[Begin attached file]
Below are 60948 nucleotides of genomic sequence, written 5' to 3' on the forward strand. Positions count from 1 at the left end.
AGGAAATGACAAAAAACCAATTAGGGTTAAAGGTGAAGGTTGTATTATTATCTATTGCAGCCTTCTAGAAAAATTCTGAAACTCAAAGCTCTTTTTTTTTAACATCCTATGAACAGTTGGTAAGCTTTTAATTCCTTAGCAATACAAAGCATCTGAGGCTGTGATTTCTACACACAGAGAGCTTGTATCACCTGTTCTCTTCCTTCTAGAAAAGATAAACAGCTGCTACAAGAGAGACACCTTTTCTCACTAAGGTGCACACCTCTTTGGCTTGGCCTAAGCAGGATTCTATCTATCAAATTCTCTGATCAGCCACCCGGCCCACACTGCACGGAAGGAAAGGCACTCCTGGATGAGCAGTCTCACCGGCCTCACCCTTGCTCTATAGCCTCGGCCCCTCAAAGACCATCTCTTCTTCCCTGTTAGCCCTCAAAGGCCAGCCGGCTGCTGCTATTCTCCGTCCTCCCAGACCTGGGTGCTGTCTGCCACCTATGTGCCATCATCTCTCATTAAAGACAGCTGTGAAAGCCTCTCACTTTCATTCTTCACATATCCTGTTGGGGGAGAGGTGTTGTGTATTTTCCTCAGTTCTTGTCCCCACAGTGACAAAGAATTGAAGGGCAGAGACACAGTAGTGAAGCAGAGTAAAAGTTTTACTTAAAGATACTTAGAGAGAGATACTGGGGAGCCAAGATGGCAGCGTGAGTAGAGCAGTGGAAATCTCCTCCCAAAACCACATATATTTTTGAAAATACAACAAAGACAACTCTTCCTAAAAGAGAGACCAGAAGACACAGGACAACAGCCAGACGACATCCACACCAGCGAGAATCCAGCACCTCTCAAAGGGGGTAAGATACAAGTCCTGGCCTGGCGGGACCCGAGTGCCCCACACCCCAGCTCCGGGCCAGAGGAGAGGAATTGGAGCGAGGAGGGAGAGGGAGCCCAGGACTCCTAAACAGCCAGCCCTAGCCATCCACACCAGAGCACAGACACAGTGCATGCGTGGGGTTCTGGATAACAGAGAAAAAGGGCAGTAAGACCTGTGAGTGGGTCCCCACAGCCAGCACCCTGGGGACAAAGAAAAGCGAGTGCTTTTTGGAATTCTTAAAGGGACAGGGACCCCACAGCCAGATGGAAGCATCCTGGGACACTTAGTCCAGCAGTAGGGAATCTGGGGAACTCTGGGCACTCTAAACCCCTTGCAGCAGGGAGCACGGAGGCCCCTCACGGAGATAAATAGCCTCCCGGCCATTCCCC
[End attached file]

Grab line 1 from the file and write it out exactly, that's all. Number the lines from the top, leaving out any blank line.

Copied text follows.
Below are 60948 nucleotides of genomic sequence, written 5' to 3' on the forward strand. Positions count from 1 at the left end.